“The act of telling your story and sharing part of your life with somebody is alive and well—even more so than at the dawn of blogging.”
–Lee Rainie, director of the Internet and American Life Project
This is my final post about the Saturday Reunion I attended back in March at TC. I’m slightly ashamed it’s taken me this long to share my notes and thoughts from Maggie Beattie’s session “Setting Up Blogs and Microblogs — And Making Sure We’re Still Writing.” Maggie is a former classmate of mine from my days as a graduate student at Teachers College. She’s now a staff developer for the Reading and Writing Project. In fact, I’m hoping to get placed in her section at this summer’s reading institute because she is up-to-date on the latest research and thinking about literacy instruction.
Maggie started the session on blogging and microblogging by saying “It’s in our bones to bear witness to our own lives. It’s in our bones to share our stories with others.” This is so true! When something incredible or outlandish happens to me, I want to share it with my family or close friends. When my daughter does something monumental, cute, or downright toddlerish, I go straight to her (private, family-only) blog to capture what happened so it’s preserved for later.
BLOGS: According to Maggie, there are three different types of blogs: filter blogs, personal journals, and notebook blogs. I’ll include some information about what they are below and then will share the ways she suggested they can be used in workshop:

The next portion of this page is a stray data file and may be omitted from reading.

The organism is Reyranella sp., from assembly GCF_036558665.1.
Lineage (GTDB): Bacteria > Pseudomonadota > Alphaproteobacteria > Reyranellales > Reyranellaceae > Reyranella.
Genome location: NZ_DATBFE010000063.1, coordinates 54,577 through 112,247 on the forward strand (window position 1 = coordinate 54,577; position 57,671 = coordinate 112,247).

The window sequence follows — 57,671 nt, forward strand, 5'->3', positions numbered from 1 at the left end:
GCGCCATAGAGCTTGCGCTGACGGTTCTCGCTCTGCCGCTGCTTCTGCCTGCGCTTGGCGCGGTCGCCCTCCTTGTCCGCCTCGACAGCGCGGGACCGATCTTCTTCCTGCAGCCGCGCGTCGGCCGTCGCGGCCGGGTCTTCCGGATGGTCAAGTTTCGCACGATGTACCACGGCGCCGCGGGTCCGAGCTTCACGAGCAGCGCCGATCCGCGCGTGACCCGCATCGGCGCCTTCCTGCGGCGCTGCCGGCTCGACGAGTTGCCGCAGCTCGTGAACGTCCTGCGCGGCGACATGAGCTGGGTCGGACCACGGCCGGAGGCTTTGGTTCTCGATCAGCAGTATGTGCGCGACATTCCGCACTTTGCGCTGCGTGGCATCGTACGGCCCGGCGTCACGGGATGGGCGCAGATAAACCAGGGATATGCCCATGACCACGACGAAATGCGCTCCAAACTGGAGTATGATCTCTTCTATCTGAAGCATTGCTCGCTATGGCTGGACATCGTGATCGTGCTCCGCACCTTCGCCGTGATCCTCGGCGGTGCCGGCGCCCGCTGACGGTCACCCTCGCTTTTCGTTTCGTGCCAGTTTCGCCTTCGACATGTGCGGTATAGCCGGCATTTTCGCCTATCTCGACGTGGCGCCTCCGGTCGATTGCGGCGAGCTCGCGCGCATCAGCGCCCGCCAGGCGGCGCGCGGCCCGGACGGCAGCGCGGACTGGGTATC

- Filter blogs:This is where an author posts content they’ve gathered from other places. It’s very helpful and popular. Essentially a bunch of current information is amassed in this type of blog. (And to that end, there’s very little original content.)
- Example: Pinterest as an example of this kind of blog.
- Ways to use with kids: collect quotes from favorite books or authors; mentor sentence collection; research links to articles, images, interviews, or books that prepare a writer for an upcoming writing project.
- Personal Journal: An author logs thoughts and reflections in a personal journal. This kind of blog has a diary-like feel.
- Example: Maggie referenced Chartchums as a type of personal journal. In case you missed my post about Chartchums last summer, you can click here to read it now. It’s an awesome blog for anyone who wants to rethink or improve the way they use charts as teaching tools.
- Ways to use with kids: collect or develop a writing genre (a digital version of a writer’s notebook); create an independent writing project.
- Notebook Blog: This type of blog features internal and external content. The posts are essay-like and are driven by ideas or theories.
- Example: I was humbled when Maggie referenced Two Writing Teachers as an example of this kind of blog. (I think my face turned seven shades of pink when she pointed out I was sitting in the room too!)
- Ways to use with kids: writing in argument or information writing genre (gather and respond to evidence); persuasive essay or research reports; writing a literary analysis essay.
There are also strategies for writing blogs that Maggie shared. Essentially they’re the work we want to teach kids to do with blogs in writing workshop.
- Writers develop ways to increase readership of their blog (e.g., partnerships with other bloggers to build a network).
- Writers use their blog to explore thinking around an idea or concept (e.g., analyze a quote from another site).
- Writers strive for an interactive experience (e.g., writers encourage comments or feedback; might address a controversial issue; write about a timely issue).
- Writers develop a collection of work (e.g., how entries develop cohesion; thinking about an angle).
- Writers learn how to revise quickly when blogging (e.g., using a writing partner, printing off the draft and editing on paper — then hitting publish).